ABS, the American Club and Lamar University are launching a new joint initiative aimed at reducing maritime-related safety incidents. The initial focus of the partnership’s analysis and industry guidance will be on slips, trips and falls, a significant cause of maritime injuries.
BIMCO has appointed Jakob P. Larsen as Head of Maritime Security. He has a broad maritime experience from both the private and public sector – and always with a large security component
Lloyd’s Register has approved the installation of a rotor sail on the Viking Line’s LNG-fuelled Viking Grace, which is the first passenger ship in the world equipped with a rotor sail for the utilisation of wind power. Lloyd’s Register (LR) approved the structure and the risk-assessment related to the installation of the sail, in line with its Guidance Notes for Flettner Rotor Approval. The approvals were conducted to ensure that the Flettner rotor would not adversely affect the safe operation of the ship or the safety of the crew.
The rotor sail, developed by Finnish company Norsepower, is expected to cut fuel consumption and reduce emissions by up to 900 tonnes of CO2 annually. Viking Grace is already operating on wind assisted voyages between Turku, Finland and Stockholm, Sweden. The LNG-fuelled ferry has been in operation since 2013 when LR helped Viking Line handle the complexities of the LNG tanks on the stern deck as well as its regulatory, class and operational requirements.
The cylindrical rotor sail installed on Viking Grace is 24m in height and 4m in diameter and uses the Magnus effect for propulsion. As the rotor is spinning, the passing air will flow with a lower pressure on one side than the opposite side. The propulsion force created by this pressure difference drives the vessel forward. The rotor sail operation is automated and the system will shut down in response to any disadvantageous changes in the direction or force of the wind.
Hapag-Lloyd has extended the contract of Chief Executive Officer Rolf Habben Jansen for a further five years, until March 2024. Additionally, Lars Christiansen will assume the position of Senior Managing Director of Region Asia, in Singapore. Christiansen will be replacing Joachim Schlotfeldt, who was appointed Chief Personnel and Global Procurement Officer (CPO) on the Executive Board of Hapag-Lloyd.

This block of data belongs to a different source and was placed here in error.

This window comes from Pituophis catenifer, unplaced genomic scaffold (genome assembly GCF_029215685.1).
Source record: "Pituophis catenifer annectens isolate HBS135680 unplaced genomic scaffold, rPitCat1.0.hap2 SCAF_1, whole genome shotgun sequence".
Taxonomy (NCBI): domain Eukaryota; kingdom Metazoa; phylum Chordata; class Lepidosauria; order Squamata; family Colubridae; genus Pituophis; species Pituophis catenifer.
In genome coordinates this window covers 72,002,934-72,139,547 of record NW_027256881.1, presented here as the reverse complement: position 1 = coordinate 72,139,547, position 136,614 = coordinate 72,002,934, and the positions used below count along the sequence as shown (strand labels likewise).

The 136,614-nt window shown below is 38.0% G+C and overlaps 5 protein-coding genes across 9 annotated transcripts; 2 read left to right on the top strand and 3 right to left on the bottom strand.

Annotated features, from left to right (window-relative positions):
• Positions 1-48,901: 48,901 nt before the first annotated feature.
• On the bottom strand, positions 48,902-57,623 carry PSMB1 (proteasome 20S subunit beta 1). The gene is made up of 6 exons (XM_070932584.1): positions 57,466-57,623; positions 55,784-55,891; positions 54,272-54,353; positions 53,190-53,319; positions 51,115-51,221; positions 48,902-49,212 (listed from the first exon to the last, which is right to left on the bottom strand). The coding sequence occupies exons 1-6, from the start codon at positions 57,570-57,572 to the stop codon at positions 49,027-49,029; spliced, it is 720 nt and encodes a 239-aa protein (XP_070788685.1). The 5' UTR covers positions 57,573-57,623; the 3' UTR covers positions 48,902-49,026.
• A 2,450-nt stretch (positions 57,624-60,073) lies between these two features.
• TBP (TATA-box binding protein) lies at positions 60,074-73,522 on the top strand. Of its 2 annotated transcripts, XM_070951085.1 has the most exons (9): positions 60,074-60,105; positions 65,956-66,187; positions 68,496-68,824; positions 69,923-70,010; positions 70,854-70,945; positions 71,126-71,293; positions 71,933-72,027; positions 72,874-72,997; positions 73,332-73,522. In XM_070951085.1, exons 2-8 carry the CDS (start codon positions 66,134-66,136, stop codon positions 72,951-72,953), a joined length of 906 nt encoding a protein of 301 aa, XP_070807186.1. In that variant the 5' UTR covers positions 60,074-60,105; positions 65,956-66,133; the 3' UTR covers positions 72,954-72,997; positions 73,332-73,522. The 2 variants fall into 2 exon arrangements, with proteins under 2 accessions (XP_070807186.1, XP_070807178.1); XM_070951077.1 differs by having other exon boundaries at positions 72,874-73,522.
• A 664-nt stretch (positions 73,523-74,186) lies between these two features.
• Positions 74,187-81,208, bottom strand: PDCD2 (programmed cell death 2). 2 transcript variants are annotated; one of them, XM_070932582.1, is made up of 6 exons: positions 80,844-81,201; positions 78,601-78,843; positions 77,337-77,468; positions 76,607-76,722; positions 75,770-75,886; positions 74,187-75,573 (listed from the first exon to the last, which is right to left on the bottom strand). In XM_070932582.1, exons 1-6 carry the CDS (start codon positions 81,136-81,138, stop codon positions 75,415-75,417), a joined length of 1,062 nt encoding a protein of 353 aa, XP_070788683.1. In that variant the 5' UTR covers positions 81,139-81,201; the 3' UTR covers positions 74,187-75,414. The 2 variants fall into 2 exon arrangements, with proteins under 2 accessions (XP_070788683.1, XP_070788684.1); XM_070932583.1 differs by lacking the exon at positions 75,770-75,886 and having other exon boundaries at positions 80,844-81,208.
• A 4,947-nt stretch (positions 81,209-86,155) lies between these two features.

Dheeraj Bhatia has been appointed Christiansen’s successor in this position as Senior Managing Director Region Middle East. Bhatia was most recently Managing Director of Area India.
From the Avo Archive
The website of this newsletter contains all the editorial material since the inception of the Maritime Advocate as a print based quarterly in 1997 under the founding aegis of John Guy, Chris Hewer and Manfred Arnold. Readers can go to the site and search the database on the home page in its entirety. If you are looking for an old case, an old controversy or you would just like to see how many times you and your firm have featured in our annals feel free to access the archive. It is like this e-zine, free to Readers and we always appreciate the support of advertisers and sponsors.
Searching around for privacy references, we ran across this passage in Issue 154 of 4th May 2004, dedicated to snail mail aspects:-
THIS week it is exactly 131 years since the first postcard, with a stamp printed on it, was issued in the United States. It arrived last week.
The last sentence was a joke – well, a lie actually – but it does serve as a lead-in, however clumsy, to the observation that today’s postal services are currently a cause for concern almost everywhere. In the UK alone, fourteen million letters go astray each year.
This week your editor watched a television programme about Anthony Trollope, the nineteenth century English novelist who was responsible for first introducing postboxes onto the streets of England. In so doing, he struck a great blow – which would apparently have displeased him – for women’s liberation.
Until the advent of the postbox, letters in England were collected and delivered by hand, and letters written by women had first to escape the censorship of their fathers, most of whom were sterner than Trollope, if such a thing is possible. The advent of the postbox opened the door to privacy, if that is not an oxymoron.
In England today, there is general dismay at the lateness of postal deliveries. It is difficult to explain, particularly since it can’t be volume that is the problem because email and text have taken a large swathe of the world’s correspondence out of the hands of its postmen, much to the annoyance of fierce dogs and trouser-seat repairers everywhere. But the writer of a letter to the London edition of The Times explained recently how his family had overcome the disappointment of late postal deliveries.